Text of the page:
The Modern United States hasexperienced and observed an array of economic highs and lows throughout itshistory.
Notable lows include the Great Depression that occurred during the1930’s and the Great Recession that occurred in 2008. It is very interesting tostudy the many parallels between the two, as many political leaders andeconomists have in order to gain further insight to the causation and effectsof these two significant moments in American History. Chronologically, the New Deal isdefined as a series of federal programs, financial reforms, and regulationsenacted by the United States government during the 1930s in response to theGreat Depression. The Great Depression was a period of low business activitywhich began with the stock-market crash in October, 1929, and continuing wellinto the1930s (Schaller 791). Some of these federal programs included the CCC,the CWA, the FSA, the NIRA, and the SSA. Another prominent component of the NewDeal was that it established restrictions and provided safeguards for thebanking industry and vastly altered the monetary system.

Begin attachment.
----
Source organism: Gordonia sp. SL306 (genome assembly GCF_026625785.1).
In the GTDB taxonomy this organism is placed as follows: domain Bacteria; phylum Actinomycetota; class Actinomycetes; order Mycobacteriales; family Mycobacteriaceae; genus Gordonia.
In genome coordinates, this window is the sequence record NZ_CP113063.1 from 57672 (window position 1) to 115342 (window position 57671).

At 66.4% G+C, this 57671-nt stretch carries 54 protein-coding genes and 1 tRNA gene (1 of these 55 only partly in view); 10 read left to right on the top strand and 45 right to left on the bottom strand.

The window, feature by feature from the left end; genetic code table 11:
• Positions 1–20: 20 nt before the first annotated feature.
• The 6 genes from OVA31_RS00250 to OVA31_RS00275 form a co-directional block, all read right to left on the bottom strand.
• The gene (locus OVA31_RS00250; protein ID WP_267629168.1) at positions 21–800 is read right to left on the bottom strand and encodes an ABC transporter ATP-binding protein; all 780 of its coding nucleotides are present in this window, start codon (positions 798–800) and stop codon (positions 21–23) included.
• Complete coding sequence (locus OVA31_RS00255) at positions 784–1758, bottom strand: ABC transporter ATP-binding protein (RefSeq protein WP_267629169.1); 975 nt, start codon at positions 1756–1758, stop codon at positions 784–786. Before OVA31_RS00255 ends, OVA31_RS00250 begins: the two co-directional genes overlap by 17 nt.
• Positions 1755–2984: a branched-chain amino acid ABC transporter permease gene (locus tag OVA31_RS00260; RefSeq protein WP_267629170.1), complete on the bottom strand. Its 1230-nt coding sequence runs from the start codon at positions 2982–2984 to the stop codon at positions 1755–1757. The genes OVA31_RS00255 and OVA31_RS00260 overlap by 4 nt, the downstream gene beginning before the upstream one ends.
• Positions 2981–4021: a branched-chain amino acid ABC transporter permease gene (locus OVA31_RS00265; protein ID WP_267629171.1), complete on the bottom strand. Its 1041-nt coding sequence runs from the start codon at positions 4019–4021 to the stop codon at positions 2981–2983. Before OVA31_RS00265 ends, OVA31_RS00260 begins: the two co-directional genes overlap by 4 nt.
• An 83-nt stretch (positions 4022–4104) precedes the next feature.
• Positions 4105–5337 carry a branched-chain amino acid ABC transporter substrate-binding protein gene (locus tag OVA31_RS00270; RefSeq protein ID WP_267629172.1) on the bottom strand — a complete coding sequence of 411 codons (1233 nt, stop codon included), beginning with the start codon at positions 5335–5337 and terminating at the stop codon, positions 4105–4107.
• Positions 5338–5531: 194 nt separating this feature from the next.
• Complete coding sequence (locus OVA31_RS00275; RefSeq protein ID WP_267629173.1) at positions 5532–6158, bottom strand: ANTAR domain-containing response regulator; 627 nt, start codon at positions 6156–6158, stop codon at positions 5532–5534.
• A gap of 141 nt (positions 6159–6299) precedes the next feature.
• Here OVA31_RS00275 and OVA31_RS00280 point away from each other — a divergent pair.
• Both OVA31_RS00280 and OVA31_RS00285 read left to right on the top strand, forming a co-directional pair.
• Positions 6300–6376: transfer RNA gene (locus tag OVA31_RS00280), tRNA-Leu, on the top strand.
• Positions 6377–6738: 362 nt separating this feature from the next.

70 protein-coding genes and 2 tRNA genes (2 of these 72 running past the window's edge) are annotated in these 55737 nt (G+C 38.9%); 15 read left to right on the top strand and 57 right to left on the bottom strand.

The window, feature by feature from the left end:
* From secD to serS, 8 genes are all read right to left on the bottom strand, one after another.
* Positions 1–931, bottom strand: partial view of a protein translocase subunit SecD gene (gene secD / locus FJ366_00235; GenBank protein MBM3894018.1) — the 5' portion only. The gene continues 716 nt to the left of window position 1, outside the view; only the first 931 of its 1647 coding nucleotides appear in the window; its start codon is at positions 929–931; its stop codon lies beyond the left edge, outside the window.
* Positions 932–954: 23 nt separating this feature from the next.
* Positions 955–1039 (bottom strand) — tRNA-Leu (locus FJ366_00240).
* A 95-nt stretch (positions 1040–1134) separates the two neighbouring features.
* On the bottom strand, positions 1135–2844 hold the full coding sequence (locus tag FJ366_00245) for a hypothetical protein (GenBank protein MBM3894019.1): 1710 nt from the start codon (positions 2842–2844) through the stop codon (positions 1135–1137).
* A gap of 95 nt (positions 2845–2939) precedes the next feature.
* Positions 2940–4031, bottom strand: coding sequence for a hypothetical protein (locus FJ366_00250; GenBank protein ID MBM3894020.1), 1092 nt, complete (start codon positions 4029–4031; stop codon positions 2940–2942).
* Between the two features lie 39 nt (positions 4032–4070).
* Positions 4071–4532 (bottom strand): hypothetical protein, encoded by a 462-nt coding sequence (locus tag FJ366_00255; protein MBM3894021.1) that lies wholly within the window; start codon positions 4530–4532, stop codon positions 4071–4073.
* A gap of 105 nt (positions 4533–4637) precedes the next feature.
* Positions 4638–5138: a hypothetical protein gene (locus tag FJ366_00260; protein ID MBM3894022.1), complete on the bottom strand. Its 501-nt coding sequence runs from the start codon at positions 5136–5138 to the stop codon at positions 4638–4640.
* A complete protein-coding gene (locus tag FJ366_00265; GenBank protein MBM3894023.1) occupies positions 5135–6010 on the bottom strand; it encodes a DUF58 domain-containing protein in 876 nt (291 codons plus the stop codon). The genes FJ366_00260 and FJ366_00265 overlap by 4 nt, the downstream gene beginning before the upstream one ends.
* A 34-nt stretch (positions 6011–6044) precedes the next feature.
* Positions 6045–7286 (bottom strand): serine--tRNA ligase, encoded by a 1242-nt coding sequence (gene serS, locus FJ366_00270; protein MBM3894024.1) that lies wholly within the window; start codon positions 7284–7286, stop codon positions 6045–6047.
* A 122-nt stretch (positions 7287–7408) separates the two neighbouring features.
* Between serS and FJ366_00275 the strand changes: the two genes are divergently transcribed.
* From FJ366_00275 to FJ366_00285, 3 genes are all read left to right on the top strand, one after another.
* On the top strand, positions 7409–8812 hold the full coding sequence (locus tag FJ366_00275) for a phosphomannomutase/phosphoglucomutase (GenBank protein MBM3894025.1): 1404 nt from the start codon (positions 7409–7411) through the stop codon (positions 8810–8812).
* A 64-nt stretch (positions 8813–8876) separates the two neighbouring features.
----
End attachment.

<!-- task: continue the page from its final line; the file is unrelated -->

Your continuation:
Most of the programsestablished were derived from laws passed by congress or presidential executiveorder during Franklin D. Roosevelt’s first term. Schaller and many otherhistorians describe the primary focus of the New Deal as the “3 R’s”: relieffor the unemployed and poor, recovery of the economy, and reform of the financialsystem in order to prevent another catastrophic depression (Schaller 793-816).
The New Deal’s effects were feltnationwide and on a variety of platforms. Politically, realignment wasinitiated, making the Democratic party establish a foundation in liberalideals, and empowerment of labor unions and ethnic minorities. This basis hascontinued throughout the modern political climate. In contrast, the Republicanswere completely against the New Deal and perceived it as an enemy of businessand growth. The “First New Deal” is arguably more successful than the “SecondNew Deal” (Schaller 802). The former focused on the monetary system and bankingcrisis by enacting the Emergency Banking Act in 1933 and the Federal EmergencyRelief Administration provided over 500 million dollars to relief operations atthe state and local level. The Securities Act was also enacted in 1933 toprevent another detrimental stock market crash. The “Second New Deal” includedthe Wagner Act of 1935 which involved protection of labor organizing, the WorksProgress Administration relief program, the Social Security Act, and other variousprograms that provided aid to tenant farmers and migrant workers (Schaller805).